Search tips
Search criteria 


Logo of wjemWestJEMSubscribeSubmit a manuscriptInfo for Authors
West J Emerg Med. 2012 December; 13(6): 453–457.
PMCID: PMC3555590

Does Targeted Education of Emergency Physicians Improve Their Comfort Level in Treating Psychiatric Patients?

Reetta Marciano, MD, MSN,* Diana M. Mullis, MD, Edward C. Jauch, MD, MS, Christine M. Carr, MD, Larry Raney, MD, Renee’ H. Martin, PhD, Brenda J. Walker, BS, and Steven H. Saef, MD, MSCR



We determined if targeted education of emergency physicians (EPs) regarding the treatment of mental illness will improve their comfort level in treating psychiatric patients boarding in the emergency department (ED) awaiting admission.


We performed a pilot study examining whether an educational intervention would change an EP’s comfort level in treating psychiatric boarder patients (PBPs). We identified a set of psychiatric emergencies that typically require admission or treatment beyond the scope of practice of emergency medicine. Diagnoses included major depression, schizophrenia, schizoaffective disorder, bipolar affective disorder, general anxiety disorder, suicidal ideation, and criminal behavior. We designed equivalent surveys to be used before and after an educational intervention. Each survey consisted of 10 scenarios of typical psychiatric patients. EPs were asked to rate their comfort levels in treating the described patients on a visual analogue scale. We calculated summary scores for the non intervention survey group (NINT) and intervention survey group (INT) and compared them using Student’s t-test.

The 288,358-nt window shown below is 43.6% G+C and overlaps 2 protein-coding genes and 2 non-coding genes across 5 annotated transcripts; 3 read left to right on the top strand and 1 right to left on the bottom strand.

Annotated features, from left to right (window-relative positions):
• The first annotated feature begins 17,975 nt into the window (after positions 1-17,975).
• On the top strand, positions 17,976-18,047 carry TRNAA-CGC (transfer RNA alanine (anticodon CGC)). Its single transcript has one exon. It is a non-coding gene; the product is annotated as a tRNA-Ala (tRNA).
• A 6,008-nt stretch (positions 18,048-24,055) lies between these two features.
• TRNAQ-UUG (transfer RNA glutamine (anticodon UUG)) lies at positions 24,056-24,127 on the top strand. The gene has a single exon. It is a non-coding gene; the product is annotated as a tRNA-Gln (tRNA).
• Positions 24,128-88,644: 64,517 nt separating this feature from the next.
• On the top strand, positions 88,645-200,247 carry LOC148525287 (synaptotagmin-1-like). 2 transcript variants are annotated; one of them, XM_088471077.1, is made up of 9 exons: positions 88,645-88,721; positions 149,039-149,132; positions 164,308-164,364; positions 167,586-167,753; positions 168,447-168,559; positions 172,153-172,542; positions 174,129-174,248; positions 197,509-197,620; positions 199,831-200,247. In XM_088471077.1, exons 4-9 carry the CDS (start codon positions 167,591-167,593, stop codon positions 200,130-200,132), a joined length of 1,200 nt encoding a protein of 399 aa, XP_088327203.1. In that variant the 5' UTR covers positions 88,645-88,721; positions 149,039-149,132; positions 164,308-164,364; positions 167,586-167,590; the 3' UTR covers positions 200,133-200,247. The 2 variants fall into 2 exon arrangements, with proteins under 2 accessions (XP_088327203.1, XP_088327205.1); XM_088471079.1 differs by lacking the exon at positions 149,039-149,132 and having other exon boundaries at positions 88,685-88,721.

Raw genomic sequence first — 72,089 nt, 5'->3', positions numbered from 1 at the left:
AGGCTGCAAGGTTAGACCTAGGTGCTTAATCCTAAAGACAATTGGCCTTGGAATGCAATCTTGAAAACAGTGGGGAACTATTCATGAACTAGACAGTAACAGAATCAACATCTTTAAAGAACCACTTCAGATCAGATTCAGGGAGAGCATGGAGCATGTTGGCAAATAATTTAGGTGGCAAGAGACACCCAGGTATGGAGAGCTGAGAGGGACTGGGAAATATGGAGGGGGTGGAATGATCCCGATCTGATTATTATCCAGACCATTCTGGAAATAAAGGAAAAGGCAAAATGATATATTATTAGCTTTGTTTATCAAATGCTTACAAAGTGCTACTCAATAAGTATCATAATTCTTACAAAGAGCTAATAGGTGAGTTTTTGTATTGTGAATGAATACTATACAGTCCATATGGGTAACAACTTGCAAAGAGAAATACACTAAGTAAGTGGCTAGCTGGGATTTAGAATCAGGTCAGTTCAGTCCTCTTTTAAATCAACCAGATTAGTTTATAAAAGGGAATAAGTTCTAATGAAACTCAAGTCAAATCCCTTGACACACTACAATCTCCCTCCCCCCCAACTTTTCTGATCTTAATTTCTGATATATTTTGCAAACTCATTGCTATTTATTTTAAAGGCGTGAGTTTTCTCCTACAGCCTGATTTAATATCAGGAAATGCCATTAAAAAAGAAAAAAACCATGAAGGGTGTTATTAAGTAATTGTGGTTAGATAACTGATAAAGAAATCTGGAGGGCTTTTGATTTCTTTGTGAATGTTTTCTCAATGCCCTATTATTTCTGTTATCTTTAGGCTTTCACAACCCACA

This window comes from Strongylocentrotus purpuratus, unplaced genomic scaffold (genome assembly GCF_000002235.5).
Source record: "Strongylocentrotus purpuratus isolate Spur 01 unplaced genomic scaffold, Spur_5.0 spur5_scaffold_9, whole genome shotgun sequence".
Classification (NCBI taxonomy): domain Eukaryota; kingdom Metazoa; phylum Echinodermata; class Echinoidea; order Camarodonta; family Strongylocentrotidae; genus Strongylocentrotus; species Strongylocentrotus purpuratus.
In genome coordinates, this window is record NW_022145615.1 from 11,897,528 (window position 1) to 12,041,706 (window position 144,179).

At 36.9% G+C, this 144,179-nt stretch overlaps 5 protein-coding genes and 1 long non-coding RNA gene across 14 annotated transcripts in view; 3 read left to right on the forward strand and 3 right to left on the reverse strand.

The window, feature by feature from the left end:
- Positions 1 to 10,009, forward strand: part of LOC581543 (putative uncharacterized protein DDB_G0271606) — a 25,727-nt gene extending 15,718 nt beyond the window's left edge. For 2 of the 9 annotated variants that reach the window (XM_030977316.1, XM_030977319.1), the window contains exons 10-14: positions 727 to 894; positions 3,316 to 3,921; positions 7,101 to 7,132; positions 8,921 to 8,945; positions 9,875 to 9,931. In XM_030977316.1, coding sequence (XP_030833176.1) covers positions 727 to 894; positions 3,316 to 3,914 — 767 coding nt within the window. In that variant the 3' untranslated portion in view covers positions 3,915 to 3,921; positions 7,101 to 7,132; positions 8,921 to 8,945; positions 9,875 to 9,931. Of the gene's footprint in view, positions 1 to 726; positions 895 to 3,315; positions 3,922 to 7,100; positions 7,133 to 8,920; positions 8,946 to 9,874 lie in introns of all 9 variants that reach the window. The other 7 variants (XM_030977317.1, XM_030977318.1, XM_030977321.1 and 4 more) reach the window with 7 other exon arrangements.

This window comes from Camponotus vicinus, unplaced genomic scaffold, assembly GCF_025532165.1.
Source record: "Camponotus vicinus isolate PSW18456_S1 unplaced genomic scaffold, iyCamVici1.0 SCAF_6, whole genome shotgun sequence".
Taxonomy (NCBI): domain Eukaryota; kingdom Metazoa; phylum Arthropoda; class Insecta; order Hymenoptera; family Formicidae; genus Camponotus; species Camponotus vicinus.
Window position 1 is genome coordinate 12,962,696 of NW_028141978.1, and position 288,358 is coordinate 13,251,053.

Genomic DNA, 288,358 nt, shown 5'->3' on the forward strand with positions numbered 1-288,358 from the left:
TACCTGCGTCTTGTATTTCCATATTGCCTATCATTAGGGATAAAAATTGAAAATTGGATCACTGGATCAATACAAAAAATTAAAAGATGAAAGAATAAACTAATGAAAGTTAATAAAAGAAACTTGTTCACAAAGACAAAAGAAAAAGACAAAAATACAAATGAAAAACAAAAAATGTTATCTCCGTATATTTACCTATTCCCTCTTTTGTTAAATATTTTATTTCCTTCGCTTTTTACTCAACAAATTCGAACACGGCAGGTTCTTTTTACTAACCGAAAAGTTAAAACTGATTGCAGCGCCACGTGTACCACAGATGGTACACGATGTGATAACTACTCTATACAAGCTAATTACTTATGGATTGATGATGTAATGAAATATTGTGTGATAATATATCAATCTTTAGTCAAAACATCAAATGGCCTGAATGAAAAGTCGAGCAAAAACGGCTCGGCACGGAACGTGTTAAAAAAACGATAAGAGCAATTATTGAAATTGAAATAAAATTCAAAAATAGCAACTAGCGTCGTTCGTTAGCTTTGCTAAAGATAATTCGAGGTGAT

Seventy-nine percent (33/42) of eligible participants completed the pre-intervention survey (21 attendings, 12 residents) and comprised the NINT group. Fifty-five percent (23/42) completed the post-intervention survey (16 attendings, 7 residents) comprising the INT group. A comparison of summary scores between ‘NINT’ and ‘INT’ groups showed a highly significant improvement in comfort levels with treating the patients described in the scenarios (P = 0.003). Improvements were noted on separate analysis for faculty (P = 0.039) and for residents (P = 0.012). Results of a sensitivity analysis excluding one highly significant scenario showed decreased, but still important differences between the NINT and INT groups for all participants and for residents, but not for faculty (all: P = 0.05; faculty: P = 0.25; residents: P = 0.03).


This pilot study suggests that the comfort level of EPs, when asked to treat PBPs, may be improved with education. We believe our data support further study of this idea and of whether an improved comfort level will translate to a willingness to treat.